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My best thoughts on priors

My best thoughts on priors (also the thoughts of some other contributors) are at the Prior Choice Recommendations wiki.

And this more theoretical paper should be helpful too.

I sent these links in response to a question from Zach Branson about priors for Gaussian processes. Jim Savage also pointed to our paper on simulation-based calibration of Bayesian models.

I don’t have so much experience with GP’s, but I agreed that you have to be careful about the nonidentifiable region, as I became aware when doing this mini-project which I never wrote up except on the blog. The discussion thread at that link is interesting.


  1. jd says:

    At the wiki, under the heading “Prior for the regression coefficients in logistic regression (non-sparse case)” it says, “Normal distribution is not recommended as a weakly informative prior, because it is not robust (see, O’Hagan (1979) On outlier rejection phenomena in Bayes inference.). Normal distribution would be fine as an informative prior.”

    The article is behind a paywall. Could you explain why something like normal(0,5) or even normal(0,2.5) wouldn’t be weakly informative for logistic regression coefficient parameters? Since the coefficients are on the log scale this would seem like rather weak priors, no? A coefficient parameter of 5 seems rather large (or -5 rather small).

    • Andrew says:


      I’m not sure, because now we do recommend normal(0, 1) or normal(0, 2.5) as default weakly informative priors. Perhaps the issue here is that we want our models to be on unit scale, so we just would not expect to have coefficients like 5 or 10 or 100 etc. If your problem might not be on unit scale then it would make sense to have another prior on the scale. That prior would be weak on the log scale. Taking a scaled normal(0, 1) prior and then averaging over uncertainty in the scale will give you something like a t prior unscaled. I guess that’s the right way of thinking about it. I’ll add this to the wiki.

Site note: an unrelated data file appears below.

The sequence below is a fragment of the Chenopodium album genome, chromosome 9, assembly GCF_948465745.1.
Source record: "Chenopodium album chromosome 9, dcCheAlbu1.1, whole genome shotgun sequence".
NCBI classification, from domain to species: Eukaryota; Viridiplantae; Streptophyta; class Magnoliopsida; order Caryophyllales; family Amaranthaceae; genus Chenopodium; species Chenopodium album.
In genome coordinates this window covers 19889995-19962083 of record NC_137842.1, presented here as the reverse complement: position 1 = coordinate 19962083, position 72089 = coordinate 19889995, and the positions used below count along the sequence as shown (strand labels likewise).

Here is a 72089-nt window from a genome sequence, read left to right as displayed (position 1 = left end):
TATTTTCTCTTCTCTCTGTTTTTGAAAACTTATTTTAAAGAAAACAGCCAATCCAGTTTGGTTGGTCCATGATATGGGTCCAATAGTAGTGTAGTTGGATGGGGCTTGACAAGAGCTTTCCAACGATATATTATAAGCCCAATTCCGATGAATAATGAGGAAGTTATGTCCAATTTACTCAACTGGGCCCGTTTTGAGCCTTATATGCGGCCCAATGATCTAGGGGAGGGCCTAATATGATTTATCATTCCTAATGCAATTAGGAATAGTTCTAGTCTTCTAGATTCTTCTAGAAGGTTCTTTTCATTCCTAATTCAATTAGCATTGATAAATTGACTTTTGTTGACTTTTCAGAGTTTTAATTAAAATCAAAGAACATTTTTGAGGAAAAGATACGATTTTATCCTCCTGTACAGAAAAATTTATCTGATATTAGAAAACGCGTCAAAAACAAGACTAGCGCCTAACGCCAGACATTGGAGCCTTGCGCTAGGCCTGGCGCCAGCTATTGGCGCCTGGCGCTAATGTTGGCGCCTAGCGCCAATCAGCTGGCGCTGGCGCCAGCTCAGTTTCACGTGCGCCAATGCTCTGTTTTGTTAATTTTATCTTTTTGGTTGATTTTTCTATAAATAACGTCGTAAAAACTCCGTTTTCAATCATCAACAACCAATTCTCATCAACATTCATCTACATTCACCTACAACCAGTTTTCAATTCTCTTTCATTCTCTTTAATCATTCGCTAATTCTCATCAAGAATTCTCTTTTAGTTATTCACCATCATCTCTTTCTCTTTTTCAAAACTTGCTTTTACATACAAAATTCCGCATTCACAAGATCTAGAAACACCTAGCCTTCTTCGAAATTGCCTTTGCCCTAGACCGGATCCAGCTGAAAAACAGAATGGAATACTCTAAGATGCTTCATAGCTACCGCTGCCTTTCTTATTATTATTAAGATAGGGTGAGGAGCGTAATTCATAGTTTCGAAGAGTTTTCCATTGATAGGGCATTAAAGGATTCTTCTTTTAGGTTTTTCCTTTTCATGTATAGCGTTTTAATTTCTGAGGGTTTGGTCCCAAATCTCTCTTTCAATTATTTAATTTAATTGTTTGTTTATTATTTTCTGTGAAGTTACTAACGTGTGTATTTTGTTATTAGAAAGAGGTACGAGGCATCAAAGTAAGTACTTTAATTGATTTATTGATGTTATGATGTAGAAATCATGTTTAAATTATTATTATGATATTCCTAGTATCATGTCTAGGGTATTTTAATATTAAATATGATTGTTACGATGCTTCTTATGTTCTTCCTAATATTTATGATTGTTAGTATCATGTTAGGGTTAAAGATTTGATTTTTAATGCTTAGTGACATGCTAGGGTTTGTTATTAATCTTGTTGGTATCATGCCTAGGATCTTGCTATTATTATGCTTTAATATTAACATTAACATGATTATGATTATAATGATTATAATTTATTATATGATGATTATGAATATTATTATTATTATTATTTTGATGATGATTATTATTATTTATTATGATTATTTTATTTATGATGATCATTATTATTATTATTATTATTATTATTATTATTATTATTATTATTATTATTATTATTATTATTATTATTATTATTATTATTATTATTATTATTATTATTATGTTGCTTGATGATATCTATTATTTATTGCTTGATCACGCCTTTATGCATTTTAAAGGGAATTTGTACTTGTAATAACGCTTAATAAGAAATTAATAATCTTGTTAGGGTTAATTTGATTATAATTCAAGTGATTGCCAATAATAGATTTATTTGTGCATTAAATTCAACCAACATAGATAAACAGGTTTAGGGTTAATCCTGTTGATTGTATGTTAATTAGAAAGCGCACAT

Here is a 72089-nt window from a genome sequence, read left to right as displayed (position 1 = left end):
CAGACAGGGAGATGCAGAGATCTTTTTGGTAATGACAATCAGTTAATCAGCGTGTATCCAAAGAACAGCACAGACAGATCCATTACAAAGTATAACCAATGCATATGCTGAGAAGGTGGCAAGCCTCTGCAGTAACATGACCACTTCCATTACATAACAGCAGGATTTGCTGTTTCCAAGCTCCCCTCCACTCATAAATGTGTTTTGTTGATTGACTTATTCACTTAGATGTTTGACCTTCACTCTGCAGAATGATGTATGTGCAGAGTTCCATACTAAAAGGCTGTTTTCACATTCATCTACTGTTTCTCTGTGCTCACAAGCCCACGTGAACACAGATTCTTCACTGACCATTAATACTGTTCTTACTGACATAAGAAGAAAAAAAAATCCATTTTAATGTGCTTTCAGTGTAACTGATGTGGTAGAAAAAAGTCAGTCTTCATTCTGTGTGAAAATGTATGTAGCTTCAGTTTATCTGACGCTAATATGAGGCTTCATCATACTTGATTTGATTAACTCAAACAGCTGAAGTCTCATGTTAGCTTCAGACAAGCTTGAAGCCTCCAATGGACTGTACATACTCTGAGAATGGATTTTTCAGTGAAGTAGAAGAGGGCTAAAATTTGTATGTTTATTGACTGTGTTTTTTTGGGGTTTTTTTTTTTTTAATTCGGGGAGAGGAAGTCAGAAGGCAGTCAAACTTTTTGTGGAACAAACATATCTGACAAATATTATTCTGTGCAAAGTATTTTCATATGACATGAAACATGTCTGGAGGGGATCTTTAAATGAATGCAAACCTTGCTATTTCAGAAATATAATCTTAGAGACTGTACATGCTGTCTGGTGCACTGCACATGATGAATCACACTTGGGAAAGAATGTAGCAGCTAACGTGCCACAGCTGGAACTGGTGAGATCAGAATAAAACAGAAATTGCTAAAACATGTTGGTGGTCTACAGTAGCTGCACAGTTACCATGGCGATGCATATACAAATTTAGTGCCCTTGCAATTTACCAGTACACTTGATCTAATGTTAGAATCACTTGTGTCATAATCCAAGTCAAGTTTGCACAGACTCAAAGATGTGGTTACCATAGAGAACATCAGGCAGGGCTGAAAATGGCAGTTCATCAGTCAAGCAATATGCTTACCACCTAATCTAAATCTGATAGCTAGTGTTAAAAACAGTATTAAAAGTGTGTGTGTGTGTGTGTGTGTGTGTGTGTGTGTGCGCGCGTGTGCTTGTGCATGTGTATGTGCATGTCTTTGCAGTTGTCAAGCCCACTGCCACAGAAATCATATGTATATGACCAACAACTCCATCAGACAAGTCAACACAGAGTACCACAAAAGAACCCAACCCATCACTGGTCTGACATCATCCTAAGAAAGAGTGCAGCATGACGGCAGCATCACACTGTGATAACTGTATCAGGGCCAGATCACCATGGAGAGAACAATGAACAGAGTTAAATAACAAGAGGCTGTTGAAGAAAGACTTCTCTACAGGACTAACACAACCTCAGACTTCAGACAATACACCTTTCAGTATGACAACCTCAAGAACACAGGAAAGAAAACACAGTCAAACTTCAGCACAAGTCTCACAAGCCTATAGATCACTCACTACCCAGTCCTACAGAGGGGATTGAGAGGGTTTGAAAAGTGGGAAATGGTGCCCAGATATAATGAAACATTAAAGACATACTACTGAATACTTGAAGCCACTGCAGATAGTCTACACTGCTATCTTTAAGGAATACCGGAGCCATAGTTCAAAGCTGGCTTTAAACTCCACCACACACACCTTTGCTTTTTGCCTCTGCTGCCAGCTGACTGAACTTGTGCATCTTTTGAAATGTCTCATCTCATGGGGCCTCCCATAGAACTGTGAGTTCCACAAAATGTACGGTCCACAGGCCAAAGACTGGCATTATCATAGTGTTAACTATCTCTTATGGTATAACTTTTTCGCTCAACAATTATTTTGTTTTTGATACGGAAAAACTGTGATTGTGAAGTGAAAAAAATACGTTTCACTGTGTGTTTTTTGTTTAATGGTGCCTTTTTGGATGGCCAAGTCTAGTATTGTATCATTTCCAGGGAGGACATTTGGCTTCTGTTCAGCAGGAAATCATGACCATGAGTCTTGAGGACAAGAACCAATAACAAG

• Justin says:

        “…so we just would not expect to have coefficients like 5 or 10 or 100 etc. “

        The data would tell you if the coefficients cannot be like 5 or 10 or 100, no? I’d worry about situations where we think it cannot be 5 for whatever reason, and it turns out it can be 5 but the prior we used disallowed that.


        • Andrew says:


          The problem is that people don’t analyze all their data at once. When you’re only analyzing a small amount of data, your data can be consistent with all sorts of parameter values that make no sense. And if you just let your data go and overfit, you can end up with ridiculous inferences and wrong scientific conclusions.

        • Chris Wilson says:

          Bayes isn’t for everybody…

          • Justin says:

            “Bayes isn’t for everybody…”

            That’s true. In fact, it seems highly under represented in the scientific journals.


            • DC says:

              “but the prior we used disallowed that.” Justin, please, for the love of god stop talking about things you clearly do not have a fundamental understanding of. You clearly lack the basic knowledge about the role of priors and likelihood in a Bayesian model; it isn’t this blog’s job to teach you things that you can read in the literature for yourself. I know others have already stopped taking your comments seriously, but I still have had a faint hope you’d stop being ignorant and at least try to understand another perspective on inference. If you want to be a good stats instructor, I’d think you’d want to engage in good faith arguments about statistical methods. Guess not.

    • J-Man says:

      This seems kind of confusing to me. I eyeballed the O’Hagan’s article and it seems to be about how outlying _observations_ are taken into account. It’s obvious that if errors are modeled as being normally distributed and there are outlying observations, the normal distribution will try to cover the outliers by increasing its variance and maybe by shifting its mean towards the outlier. A common way of dealing with that is to change the model of errors to some fatter tailed distribution, e.g. t-distribuion.

      However, here we are talking about prior distributions for _parameters_? That’s a different issue, no?